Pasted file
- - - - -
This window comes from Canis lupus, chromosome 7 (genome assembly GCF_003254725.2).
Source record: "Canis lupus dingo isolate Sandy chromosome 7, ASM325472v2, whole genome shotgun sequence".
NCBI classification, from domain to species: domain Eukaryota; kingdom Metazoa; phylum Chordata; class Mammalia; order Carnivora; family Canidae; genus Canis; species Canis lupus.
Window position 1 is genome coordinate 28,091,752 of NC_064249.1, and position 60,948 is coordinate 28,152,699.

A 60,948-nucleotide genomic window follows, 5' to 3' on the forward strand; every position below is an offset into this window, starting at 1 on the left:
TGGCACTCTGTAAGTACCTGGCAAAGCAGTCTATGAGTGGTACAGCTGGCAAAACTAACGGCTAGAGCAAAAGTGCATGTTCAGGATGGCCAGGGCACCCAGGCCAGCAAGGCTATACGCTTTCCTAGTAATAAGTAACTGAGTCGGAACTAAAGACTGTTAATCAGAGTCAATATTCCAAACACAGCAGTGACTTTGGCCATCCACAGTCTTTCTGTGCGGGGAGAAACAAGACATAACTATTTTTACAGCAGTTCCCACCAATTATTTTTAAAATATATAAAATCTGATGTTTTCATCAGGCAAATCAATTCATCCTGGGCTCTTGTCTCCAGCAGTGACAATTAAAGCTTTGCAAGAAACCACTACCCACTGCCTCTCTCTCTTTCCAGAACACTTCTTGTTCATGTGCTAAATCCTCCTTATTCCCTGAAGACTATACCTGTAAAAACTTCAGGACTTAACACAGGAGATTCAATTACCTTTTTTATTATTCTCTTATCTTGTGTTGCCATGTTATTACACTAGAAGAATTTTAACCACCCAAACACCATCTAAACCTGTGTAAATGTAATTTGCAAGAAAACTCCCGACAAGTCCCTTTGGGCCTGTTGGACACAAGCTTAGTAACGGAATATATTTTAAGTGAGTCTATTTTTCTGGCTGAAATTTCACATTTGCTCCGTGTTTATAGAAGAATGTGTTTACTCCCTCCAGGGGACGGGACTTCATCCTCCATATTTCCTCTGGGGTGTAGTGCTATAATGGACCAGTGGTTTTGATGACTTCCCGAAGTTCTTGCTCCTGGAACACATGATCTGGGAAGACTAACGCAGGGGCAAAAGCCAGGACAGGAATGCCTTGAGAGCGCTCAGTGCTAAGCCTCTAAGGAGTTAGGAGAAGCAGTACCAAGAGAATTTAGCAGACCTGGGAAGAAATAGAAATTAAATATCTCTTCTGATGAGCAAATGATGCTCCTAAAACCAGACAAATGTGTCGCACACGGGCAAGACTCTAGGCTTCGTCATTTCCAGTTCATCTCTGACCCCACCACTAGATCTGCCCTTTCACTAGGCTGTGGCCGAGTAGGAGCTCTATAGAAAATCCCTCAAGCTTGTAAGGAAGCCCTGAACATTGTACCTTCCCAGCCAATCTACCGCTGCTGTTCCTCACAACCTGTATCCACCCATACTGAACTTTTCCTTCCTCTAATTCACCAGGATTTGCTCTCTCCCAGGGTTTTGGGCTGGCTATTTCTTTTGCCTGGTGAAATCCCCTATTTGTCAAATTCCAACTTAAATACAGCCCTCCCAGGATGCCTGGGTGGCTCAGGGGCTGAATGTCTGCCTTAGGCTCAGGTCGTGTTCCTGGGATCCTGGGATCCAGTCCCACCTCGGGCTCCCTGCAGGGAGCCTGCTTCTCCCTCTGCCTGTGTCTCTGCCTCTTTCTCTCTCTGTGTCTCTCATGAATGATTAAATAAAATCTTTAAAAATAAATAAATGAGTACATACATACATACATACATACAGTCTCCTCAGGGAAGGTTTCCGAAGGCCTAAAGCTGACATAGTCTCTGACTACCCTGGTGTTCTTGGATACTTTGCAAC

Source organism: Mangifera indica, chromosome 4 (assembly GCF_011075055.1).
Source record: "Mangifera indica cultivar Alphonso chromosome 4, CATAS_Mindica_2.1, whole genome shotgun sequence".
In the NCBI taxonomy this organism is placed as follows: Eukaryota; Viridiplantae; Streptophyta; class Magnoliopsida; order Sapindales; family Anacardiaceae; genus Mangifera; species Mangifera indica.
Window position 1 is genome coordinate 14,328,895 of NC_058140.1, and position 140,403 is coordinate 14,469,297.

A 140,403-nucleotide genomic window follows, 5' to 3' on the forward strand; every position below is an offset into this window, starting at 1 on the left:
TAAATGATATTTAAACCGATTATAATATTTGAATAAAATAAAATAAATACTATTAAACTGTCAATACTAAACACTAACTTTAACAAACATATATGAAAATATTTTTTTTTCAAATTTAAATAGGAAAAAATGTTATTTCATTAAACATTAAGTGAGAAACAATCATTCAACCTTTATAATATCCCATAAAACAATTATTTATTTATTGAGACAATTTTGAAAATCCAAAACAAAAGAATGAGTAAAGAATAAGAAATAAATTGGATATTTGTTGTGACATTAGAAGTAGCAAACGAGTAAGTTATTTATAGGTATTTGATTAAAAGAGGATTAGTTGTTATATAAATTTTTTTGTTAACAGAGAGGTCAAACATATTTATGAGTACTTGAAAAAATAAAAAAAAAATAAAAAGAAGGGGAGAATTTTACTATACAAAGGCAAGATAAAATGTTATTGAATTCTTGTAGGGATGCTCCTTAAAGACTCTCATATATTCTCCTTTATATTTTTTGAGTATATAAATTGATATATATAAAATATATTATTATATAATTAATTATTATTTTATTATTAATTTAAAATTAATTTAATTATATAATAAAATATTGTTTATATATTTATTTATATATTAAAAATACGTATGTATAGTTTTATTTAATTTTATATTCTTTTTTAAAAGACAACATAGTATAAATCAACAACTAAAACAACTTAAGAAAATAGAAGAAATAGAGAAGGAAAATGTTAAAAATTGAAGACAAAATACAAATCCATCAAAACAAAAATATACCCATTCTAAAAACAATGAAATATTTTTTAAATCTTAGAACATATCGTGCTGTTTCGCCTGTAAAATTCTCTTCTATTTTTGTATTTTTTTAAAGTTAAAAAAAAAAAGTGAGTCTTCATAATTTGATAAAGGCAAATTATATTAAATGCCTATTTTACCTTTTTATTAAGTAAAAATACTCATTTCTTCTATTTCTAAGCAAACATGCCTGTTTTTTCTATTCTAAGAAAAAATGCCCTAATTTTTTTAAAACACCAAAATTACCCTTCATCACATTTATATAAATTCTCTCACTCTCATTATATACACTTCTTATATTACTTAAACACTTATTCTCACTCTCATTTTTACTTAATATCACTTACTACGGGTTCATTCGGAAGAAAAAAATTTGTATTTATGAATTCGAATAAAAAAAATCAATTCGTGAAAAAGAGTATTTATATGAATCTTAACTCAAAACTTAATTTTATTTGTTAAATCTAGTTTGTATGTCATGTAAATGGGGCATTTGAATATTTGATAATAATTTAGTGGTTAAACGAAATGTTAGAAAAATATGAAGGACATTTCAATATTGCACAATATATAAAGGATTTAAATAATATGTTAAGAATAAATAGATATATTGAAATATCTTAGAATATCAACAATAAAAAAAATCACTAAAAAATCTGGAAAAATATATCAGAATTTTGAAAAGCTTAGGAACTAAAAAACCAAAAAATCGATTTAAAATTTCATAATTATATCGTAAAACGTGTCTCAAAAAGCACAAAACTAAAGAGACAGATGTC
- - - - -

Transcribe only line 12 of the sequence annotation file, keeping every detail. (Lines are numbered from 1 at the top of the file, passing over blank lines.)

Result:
TAAATGATATTTAAACCGATTATAATATTTGAATAAAATAAAATAAATACTATTAAACTGTCAATACTAAACACTAACTTTAACAAACATATATGAAAATATTTTTTTTTCAAATTTAAATAGGAAAAAATGTTATTTCATTAAACATTAAGTGAGAAACAATCATTCAACCTTTATAATATCCCATAAAACAATTATTTATTTATTGAGACAATTTTGAAAATCCAAAACAAAAGAATGAGTAAAGAATAAGAAATAAATTGGATATTTGTTGTGACATTAGAAGTAGCAAACGAGTAAGTTATTTATAGGTATTTGATTAAAAGAGGATTAGTTGTTATATAAATTTTTTTGTTAACAGAGAGGTCAAACATATTTATGAGTACTTGAAAAAATAAAAAAAAAATAAAAAGAAGGGGAGAATTTTACTATACAAAGGCAAGATAAAATGTTATTGAATTCTTGTAGGGATGCTCCTTAAAGACTCTCATATATTCTCCTTTATATTTTTTGAGTATATAAATTGATATATATAAAATATATTATTATATAATTAATTATTATTTTATTATTAATTTAAAATTAATTTAATTATATAATAAAATATTGTTTATATATTTATTTATATATTAAAAATACGTATGTATAGTTTTATTTAATTTTATATTCTTTTTTAAAAGACAACATAGTATAAATCAACAACTAAAACAACTTAAGAAAATAGAAGAAATAGAGAAGGAAAATGTTAAAAATTGAAGACAAAATACAAATCCATCAAAACAAAAATATACCCATTCTAAAAACAATGAAATATTTTTTAAATCTTAGAACATATCGTGCTGTTTCGCCTGTAAAATTCTCTTCTATTTTTGTATTTTTTTAAAGTTAAAAAAAAAAAGTGAGTCTTCATAATTTGATAAAGGCAAATTATATTAAATGCCTATTTTACCTTTTTATTAAGTAAAAATACTCATTTCTTCTATTTCTAAGCAAACATGCCTGTTTTTTCTATTCTAAGAAAAAATGCCCTAATTTTTTTAAAACACCAAAATTACCCTTCATCACATTTATATAAATTCTCTCACTCTCATTATATACACTTCTTATATTACTTAAACACTTATTCTCACTCTCATTTTTACTTAATATCACTTACTACGGGTTCATTCGGAAGAAAAAAATTTGTATTTATGAATTCGAATAAAAAAAATCAATTCGTGAAAAAGAGTATTTATATGAATCTTAACTCAAAACTTAATTTTATTTGTTAAATCTAGTTTGTATGTCATGTAAATGGGGCATTTGAATATTTGATAATAATTTAGTGGTTAAACGAAATGTTAGAAAAATATGAAGGACATTTCAATATTGCACAATATATAAAGGATTTAAATAATATGTTAAGAATAAATAGATATATTGAAATATCTTAGAATATCAACAATAAAAAAAATCACTAAAAAATCTGGAAAAATATATCAGAATTTTGAAAAGCTTAGGAACTAAAAAACCAAAAAATCGATTTAAAATTTCATAATTATATCGTAAAACGTGTCTCAAAAAGCACAAAACTAAAGAGACAGATGTC